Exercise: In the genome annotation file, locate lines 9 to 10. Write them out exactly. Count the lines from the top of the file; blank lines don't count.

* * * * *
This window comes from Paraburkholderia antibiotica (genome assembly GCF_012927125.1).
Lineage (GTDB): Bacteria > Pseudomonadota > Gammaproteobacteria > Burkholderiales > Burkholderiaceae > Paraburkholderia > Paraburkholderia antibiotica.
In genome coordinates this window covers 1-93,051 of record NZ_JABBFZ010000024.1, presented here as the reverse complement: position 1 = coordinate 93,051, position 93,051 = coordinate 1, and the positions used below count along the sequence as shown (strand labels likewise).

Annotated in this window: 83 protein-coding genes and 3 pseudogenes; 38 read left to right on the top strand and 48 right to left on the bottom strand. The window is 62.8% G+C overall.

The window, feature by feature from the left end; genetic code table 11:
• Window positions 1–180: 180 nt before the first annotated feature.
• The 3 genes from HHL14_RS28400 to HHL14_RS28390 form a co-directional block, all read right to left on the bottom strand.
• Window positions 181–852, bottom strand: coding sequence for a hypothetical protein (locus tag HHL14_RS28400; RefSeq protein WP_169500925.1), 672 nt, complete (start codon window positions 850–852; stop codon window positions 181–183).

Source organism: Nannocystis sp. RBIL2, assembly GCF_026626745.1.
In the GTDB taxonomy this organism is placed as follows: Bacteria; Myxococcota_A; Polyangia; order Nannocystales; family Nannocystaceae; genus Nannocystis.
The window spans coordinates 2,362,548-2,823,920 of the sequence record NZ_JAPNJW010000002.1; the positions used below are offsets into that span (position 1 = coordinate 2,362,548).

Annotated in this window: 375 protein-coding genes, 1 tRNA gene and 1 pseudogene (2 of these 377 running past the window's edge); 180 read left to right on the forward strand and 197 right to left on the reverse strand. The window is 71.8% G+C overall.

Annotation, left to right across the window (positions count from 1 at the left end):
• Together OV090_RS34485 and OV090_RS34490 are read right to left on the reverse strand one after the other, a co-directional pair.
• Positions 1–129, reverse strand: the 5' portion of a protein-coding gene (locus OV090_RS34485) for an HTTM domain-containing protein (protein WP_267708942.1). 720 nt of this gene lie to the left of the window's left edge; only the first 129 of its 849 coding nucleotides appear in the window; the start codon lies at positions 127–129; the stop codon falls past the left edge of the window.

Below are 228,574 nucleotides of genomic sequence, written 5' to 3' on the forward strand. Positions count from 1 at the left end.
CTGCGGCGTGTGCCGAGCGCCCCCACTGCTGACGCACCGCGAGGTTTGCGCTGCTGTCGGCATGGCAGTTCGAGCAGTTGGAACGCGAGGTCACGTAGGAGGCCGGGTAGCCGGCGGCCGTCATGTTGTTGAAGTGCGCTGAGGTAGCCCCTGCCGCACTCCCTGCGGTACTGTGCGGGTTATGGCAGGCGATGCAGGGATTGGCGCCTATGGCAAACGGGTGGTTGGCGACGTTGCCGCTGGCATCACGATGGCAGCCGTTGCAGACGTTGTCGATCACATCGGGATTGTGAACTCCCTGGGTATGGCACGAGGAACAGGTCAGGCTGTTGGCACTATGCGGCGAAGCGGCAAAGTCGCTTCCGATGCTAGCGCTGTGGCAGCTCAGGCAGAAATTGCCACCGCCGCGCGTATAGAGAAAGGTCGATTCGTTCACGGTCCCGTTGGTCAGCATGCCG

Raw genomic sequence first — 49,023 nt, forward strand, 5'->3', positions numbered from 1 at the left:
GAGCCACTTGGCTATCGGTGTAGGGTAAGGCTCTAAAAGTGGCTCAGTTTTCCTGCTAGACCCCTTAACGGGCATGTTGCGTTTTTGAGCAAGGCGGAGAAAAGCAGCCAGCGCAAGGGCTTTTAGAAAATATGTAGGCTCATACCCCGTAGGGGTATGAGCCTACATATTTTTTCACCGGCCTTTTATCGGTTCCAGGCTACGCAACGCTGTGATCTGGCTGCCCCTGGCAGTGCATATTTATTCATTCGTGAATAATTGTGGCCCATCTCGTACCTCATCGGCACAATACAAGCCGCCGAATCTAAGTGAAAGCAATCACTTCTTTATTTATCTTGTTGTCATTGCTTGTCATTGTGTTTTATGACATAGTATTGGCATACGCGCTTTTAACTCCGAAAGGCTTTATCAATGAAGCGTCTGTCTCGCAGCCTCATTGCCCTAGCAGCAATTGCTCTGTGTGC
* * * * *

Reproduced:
Source organism: Nannocystis sp. RBIL2, assembly GCF_026626745.1.
In the GTDB taxonomy this organism is placed as follows: Bacteria; Myxococcota_A; Polyangia; order Nannocystales; family Nannocystaceae; genus Nannocystis.